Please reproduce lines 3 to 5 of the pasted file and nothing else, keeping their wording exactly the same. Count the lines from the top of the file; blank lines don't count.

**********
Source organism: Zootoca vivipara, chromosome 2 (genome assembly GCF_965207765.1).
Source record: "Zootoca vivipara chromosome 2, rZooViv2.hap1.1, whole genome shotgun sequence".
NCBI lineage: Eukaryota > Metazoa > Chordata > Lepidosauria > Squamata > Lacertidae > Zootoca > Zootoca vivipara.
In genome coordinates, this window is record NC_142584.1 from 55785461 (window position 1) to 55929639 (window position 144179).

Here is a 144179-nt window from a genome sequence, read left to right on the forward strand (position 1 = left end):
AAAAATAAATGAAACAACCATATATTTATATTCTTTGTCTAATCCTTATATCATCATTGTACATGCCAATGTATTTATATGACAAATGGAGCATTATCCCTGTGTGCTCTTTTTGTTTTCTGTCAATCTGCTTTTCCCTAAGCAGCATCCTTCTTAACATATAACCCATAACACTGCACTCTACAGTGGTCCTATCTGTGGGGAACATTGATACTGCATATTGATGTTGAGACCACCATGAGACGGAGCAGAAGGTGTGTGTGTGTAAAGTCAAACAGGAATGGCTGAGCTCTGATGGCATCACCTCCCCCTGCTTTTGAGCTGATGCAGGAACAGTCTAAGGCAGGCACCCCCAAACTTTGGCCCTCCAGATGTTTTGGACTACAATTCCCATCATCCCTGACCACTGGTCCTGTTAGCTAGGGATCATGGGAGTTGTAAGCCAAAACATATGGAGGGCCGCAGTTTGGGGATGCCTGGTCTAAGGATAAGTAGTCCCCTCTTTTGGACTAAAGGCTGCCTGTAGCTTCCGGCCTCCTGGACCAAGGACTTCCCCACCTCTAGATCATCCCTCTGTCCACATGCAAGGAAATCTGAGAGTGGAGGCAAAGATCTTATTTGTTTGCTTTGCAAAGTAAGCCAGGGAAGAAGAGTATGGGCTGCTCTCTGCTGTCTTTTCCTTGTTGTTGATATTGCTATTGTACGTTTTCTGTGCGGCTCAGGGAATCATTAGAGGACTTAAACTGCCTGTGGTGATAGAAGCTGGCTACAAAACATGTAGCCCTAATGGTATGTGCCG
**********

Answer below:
NCBI lineage: Eukaryota > Metazoa > Chordata > Lepidosauria > Squamata > Lacertidae > Zootoca > Zootoca vivipara.
In genome coordinates, this window is record NC_142584.1 from 55785461 (window position 1) to 55929639 (window position 144179).

Here is a 144179-nt window from a genome sequence, read left to right on the forward strand (position 1 = left end):